They also found that babies born by C-section have a pattern of “at-risk” microorganisms in their GI tract that make them more susceptible to developing IgE antibodies when exposed to allergens. This furthers the idea that early exposure to microorganisms affects the immune system in children and influences onset of allergies.
Prenatal pet exposure reduces risk of allergies
Being around pets when you are pregnant may help your child remain allergy-free, according to a study published in 2011. Researchers looked at 1,187 newborns from August 2003 to November 2007. They collected blood samples, and measured IgE antibody levels at six months, one year and two years. Of the babies born, 751 were delivered vaginally, and 436 were delivered by C-section. At least one indoor pet was present in 420 homes.
After analyzing the data, researchers found that IgE levels were 28 percent lower in babies who had indoor prenatal pet exposure compared to babies who were not exposed to pets. They also found that babies who were born vaginally and had prenatal pet exposure were less likely to develop allergies compared to babies who were exposed to pets but had been born by C-section.
In addition, they found that infants who had prenatal pet exposure and were of European, Asian or Middle Eastern decent had 33 percent Iower IgE levels compared to 10 percent lower in infants who had prenatal exposure to pets and were African-American.
Researchers say their findings support the hygiene hypothesis, and that exposure to diverse microbacteria in the home and during birth is good for a child’s immune system.
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A mother’s exposure to microbes can protect kids from allergies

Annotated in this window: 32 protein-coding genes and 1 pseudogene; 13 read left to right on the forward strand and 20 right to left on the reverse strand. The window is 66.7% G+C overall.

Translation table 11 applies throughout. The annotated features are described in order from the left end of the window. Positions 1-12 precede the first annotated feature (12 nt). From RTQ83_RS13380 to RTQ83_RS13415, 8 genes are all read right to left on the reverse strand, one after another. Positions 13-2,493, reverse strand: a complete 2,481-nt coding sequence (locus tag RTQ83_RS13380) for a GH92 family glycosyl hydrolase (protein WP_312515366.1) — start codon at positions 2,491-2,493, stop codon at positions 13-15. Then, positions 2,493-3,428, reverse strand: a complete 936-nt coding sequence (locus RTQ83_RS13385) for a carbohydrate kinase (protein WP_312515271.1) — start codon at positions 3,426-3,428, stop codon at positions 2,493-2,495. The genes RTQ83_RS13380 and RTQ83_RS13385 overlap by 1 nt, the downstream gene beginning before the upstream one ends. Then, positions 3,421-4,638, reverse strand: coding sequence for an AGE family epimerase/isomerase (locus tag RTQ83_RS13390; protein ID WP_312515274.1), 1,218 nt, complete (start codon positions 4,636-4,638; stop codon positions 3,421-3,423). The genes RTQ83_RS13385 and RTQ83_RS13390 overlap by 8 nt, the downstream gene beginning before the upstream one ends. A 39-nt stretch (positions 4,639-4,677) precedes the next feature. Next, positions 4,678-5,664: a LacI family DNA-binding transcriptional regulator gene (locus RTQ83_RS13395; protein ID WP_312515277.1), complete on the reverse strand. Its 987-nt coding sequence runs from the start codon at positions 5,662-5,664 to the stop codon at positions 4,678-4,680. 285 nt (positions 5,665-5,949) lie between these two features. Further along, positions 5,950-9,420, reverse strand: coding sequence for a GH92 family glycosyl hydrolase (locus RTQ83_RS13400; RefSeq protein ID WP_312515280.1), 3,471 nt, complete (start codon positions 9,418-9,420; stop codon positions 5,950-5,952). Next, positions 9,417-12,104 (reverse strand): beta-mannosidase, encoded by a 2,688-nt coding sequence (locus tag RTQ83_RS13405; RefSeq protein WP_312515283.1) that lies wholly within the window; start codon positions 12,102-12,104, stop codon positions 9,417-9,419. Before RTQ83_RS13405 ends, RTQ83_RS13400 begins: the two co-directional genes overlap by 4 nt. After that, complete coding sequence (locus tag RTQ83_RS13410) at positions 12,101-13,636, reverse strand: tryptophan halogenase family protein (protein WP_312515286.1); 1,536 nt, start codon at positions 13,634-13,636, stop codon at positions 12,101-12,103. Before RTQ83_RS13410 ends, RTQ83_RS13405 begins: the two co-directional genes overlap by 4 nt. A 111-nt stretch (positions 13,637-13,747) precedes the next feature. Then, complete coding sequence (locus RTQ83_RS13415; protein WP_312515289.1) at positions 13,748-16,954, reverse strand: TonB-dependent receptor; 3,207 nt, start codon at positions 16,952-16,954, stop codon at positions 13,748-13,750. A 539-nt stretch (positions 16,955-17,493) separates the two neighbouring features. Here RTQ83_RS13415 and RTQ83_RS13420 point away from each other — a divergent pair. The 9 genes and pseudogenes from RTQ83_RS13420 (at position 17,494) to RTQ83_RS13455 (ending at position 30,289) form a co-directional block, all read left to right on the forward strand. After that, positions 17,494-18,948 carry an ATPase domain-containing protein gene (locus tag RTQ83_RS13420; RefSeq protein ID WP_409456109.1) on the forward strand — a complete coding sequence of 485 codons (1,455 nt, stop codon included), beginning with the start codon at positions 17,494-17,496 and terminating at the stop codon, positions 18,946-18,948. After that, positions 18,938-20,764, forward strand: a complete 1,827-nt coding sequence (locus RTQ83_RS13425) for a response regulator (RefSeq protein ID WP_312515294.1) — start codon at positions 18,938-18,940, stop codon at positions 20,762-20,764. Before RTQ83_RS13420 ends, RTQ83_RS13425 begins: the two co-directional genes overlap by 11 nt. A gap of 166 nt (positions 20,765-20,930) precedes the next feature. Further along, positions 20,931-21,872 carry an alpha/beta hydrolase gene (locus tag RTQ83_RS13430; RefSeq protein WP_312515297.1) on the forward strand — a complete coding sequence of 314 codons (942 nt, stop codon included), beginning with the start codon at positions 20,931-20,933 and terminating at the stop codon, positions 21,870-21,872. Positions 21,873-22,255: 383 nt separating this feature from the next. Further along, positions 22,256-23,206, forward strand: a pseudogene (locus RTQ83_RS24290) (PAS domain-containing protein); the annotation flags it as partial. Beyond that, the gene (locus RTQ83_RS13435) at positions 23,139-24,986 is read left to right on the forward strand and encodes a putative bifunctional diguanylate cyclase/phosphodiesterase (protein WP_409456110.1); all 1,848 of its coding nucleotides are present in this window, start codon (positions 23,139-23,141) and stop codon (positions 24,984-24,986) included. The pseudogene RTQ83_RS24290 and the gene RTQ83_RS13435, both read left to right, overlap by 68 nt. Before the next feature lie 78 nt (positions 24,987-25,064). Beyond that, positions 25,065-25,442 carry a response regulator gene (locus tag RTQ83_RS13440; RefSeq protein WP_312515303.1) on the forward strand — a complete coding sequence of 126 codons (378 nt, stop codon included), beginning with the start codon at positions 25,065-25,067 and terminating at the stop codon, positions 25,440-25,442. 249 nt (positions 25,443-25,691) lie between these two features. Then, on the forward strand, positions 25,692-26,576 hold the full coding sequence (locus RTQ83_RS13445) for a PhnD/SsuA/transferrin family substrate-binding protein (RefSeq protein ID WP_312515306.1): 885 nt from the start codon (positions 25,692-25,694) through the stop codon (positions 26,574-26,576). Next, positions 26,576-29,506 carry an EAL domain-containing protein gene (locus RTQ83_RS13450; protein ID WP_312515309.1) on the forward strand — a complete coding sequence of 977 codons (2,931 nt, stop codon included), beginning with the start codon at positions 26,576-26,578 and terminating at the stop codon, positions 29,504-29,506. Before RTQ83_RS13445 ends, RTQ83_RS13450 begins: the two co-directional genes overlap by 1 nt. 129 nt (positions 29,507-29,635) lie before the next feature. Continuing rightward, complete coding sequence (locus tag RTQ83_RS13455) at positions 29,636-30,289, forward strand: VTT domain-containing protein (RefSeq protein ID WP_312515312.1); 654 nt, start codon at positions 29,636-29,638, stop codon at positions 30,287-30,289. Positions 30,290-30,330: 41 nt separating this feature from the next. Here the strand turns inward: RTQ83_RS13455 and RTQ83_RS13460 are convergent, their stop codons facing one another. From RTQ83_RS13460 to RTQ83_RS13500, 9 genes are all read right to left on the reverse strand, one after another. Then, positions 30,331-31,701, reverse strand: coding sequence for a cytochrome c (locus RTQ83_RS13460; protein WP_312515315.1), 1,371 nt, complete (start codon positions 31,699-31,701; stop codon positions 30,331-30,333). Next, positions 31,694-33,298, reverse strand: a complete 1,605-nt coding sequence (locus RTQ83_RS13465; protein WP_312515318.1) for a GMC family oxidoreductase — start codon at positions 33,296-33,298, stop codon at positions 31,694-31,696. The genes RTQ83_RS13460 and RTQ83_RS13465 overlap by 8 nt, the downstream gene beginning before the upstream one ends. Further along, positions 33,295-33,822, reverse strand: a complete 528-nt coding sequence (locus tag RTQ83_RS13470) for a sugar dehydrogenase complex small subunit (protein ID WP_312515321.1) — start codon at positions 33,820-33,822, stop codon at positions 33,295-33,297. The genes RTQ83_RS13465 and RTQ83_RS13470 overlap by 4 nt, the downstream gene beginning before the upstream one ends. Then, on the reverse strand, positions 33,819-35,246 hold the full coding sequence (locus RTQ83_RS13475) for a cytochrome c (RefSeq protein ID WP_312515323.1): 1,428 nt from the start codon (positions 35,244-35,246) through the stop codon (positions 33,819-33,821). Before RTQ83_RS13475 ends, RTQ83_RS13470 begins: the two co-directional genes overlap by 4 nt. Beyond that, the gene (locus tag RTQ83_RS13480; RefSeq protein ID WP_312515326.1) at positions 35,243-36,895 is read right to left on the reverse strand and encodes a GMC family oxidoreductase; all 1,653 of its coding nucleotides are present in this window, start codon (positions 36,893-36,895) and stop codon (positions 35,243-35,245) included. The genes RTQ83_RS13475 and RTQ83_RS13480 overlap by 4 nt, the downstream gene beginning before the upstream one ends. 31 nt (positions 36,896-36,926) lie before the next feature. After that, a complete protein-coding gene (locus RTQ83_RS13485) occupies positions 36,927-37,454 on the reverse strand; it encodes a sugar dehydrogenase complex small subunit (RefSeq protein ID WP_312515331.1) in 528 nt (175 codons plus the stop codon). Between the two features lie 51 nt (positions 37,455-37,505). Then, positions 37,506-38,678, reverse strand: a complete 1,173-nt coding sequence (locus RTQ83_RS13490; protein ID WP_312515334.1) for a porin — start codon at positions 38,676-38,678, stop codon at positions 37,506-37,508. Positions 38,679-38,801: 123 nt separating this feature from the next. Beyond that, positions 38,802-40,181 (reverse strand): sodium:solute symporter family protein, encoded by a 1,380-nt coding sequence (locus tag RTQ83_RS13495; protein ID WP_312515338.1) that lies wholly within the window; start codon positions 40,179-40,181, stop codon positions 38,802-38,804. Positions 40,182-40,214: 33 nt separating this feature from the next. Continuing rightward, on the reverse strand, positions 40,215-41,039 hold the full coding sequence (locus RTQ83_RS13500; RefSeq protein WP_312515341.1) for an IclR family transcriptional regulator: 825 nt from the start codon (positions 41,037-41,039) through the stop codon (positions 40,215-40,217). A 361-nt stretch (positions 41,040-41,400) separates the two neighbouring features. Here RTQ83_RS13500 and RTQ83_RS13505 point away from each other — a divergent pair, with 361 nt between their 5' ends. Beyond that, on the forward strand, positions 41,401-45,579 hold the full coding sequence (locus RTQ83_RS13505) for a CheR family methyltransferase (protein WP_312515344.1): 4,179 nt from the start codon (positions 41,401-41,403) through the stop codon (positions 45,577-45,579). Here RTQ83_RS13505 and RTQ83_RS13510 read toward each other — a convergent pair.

According to a 2009 study, when pregnant mice are exposed to environmental bacteria triggers a mild inflammatory response that protects the offspring from developing allergies later in life. Researchers exposed pregnant mice to barnyard microbes, and found that they gave birth to allergy-resistant babies. They say the mild inflammatory response triggered by the exposure to microbes causes an increase in the expression of microbe-sensing receptors, and the production of immune molecules called cytokines. These receptors transmit protection, but it is not yet known how or how broadly the protection applies.
Nordqvist, C. (2013, May 6). "Your Saliva On Pacifiers Can Ward Off Childhood Allergies." Medical News Today. Retrieved from http://www.medicalnewstoday.com/articles/260144.php
Henry Ford Health System (2013, February 25). Babies born by C-section at risk of developing allergies. ScienceDaily. Retrieved from http://www.sciencedaily.com/releases/2013/02/130225091904.htm
Henry Ford Health System (2011, August 10). Prenatal pet exposure, delivery mode, race are key factors in early allergy risk, study finds. ScienceDaily. Retrieved from http://www.sciencedaily.com/releases/2011/08/110808132537.htm
Rockefeller University Press (2009, December 28). Microbes help mothers protect kids from allergies. ScienceDaily. Retrieved from http://www.sciencedaily.com/releases/2009/12/091207095459.htm
Published On: May 16, 2013